The nuns never smiled, and were perpetually angry about something. Even the priests who came to bless the children at certain times of the year, frowned while preaching. The constant struggle to find food – between meals of mush with mystery meat – caused the children to be wary of one another.
As soon as a child was five-years-old, they were put to work. They worked at menial tasks inside, and outside in the fields until darkness fell. There were no chubby children there. Even the dominant ones – who managed to scavenger food better than the others – were thin and sickly looking.
One day, just after his twelfth birthday, Alex ran away.
He was hardened by the way he was raised, and willing to take his chances anywhere else, but the home he grew up in. What little food he brought with him, wrapped up in an extra shirt, only lasted two days before his stomach was growling with hunger.
He walked along the main road, after sticking to the woods, on the third day. A car would pass now and then, but no one seemed interested in a young boy. It was a rural area and travelers probably thought he lived nearby.
If he wasn’t so thirsty, his water ran out with his food, he might have been impressed with the endless green rolling hills ahead of him. It was big world, and he was just getting a taste of it.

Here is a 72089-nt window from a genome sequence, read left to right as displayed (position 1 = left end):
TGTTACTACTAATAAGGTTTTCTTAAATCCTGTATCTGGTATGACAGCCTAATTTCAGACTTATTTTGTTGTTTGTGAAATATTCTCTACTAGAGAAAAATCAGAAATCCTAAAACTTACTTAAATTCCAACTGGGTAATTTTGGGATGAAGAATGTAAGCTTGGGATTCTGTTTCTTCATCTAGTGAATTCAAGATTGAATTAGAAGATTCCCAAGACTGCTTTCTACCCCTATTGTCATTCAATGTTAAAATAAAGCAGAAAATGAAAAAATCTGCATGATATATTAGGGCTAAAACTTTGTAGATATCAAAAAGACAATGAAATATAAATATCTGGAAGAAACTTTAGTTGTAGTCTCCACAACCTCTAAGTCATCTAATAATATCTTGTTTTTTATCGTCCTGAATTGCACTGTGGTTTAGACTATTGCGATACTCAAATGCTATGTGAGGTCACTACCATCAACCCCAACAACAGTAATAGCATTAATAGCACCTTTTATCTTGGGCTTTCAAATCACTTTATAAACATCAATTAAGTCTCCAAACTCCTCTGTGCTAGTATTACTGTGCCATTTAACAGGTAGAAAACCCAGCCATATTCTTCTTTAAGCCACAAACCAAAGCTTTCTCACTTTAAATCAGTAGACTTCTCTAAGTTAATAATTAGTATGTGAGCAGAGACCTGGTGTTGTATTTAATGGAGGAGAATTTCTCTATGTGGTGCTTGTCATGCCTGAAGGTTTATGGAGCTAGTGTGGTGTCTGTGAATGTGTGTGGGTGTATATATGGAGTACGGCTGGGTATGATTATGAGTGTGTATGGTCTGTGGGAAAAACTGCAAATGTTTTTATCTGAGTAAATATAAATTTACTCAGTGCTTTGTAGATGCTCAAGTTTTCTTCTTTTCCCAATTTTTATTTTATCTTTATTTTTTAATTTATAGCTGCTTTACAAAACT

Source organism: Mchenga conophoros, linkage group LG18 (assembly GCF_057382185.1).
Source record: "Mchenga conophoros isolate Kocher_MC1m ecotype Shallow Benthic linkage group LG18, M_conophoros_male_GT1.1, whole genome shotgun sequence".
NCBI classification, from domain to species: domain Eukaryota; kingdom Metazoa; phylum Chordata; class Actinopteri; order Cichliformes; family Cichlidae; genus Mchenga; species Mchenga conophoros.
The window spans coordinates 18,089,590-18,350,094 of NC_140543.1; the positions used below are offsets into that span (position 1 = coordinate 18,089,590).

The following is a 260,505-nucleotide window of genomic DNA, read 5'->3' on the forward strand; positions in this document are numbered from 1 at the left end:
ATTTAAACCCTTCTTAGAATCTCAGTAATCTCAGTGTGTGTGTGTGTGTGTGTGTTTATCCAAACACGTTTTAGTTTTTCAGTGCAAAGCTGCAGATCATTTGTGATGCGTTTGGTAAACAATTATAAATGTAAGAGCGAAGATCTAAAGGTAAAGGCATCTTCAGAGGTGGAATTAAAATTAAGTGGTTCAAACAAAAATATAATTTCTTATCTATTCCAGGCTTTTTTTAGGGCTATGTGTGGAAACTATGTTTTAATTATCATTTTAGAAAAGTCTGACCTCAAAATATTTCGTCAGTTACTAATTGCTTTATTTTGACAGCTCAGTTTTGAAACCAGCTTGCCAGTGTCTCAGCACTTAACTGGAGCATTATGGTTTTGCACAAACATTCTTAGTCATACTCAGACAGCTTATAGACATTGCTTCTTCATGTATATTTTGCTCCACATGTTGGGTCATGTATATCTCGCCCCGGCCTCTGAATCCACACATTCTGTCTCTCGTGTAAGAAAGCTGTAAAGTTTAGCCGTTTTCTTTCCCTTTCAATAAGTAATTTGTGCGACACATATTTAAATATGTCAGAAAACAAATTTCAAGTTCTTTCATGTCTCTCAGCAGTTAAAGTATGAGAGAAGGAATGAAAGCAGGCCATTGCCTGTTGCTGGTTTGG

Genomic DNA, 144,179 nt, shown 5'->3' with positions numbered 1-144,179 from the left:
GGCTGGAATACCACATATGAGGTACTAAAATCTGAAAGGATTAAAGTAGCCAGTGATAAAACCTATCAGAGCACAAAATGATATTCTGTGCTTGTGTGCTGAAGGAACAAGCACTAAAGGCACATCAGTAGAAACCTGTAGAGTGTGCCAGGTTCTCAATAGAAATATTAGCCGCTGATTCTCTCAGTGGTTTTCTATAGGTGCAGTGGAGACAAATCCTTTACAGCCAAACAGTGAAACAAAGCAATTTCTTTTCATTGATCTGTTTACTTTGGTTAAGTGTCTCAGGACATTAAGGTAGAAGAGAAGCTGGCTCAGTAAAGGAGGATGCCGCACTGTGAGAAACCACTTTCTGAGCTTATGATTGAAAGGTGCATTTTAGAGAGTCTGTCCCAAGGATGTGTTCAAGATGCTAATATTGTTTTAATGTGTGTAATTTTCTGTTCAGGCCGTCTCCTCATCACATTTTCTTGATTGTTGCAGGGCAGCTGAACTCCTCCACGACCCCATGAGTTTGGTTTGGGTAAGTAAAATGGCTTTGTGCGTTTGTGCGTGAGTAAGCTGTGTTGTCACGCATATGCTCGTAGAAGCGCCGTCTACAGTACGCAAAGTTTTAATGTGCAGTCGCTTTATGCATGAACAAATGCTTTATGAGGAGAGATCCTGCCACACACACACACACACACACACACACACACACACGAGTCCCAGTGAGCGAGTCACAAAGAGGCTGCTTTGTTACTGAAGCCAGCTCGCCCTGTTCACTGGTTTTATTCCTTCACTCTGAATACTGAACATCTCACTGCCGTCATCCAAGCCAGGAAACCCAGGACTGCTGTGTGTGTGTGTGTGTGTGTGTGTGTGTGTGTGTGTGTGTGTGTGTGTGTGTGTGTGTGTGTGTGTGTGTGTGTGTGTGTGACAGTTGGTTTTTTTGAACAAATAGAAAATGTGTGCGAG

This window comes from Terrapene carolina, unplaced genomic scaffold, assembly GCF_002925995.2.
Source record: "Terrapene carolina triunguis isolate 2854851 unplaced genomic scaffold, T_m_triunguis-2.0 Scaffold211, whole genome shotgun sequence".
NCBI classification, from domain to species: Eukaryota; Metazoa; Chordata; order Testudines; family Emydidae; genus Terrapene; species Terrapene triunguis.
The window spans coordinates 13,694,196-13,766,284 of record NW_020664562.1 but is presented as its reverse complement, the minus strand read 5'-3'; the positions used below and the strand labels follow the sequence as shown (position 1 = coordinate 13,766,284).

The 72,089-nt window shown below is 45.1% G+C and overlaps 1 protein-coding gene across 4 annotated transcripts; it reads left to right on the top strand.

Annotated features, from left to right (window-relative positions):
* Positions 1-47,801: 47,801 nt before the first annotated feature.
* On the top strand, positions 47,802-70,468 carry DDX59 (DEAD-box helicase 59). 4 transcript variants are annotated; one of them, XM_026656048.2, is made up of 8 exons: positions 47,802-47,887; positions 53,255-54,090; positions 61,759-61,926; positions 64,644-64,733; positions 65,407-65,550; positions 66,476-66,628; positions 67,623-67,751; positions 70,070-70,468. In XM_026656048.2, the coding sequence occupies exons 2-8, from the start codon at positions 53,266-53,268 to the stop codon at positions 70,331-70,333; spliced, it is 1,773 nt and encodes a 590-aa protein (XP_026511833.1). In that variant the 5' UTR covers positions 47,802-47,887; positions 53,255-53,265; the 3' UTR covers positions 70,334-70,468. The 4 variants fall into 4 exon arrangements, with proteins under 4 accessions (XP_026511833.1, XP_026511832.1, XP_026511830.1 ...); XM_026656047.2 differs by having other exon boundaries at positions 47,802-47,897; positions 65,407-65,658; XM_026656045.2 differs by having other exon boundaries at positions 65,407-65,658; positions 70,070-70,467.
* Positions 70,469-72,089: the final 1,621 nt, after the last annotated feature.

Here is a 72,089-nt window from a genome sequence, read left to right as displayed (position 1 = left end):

Exhausted, Alex sat down on the side of the road. It was getting dark and he was weak from thirst and hunger. After a while, he fell asleep on the grass.
When he woke up the next morning, he was in a house on someone’s couch! A middle-aged man with black hair and beard, was sitting in a chair watching him.
“How is it that yer out, and ’bout on yer own?” he asked him.
“Please sir! Don’t take me back!” Alex cried out.
“Easy lad…no need to talk ’bout that okay? I din’t care what yer story be. It’s yer plans from here, that interests me.”
Alex looked into the man’s eyes. They were dark brown with hints of gold. A deep scar stretched across his right cheek. He had a broken nose. His expression was neutral.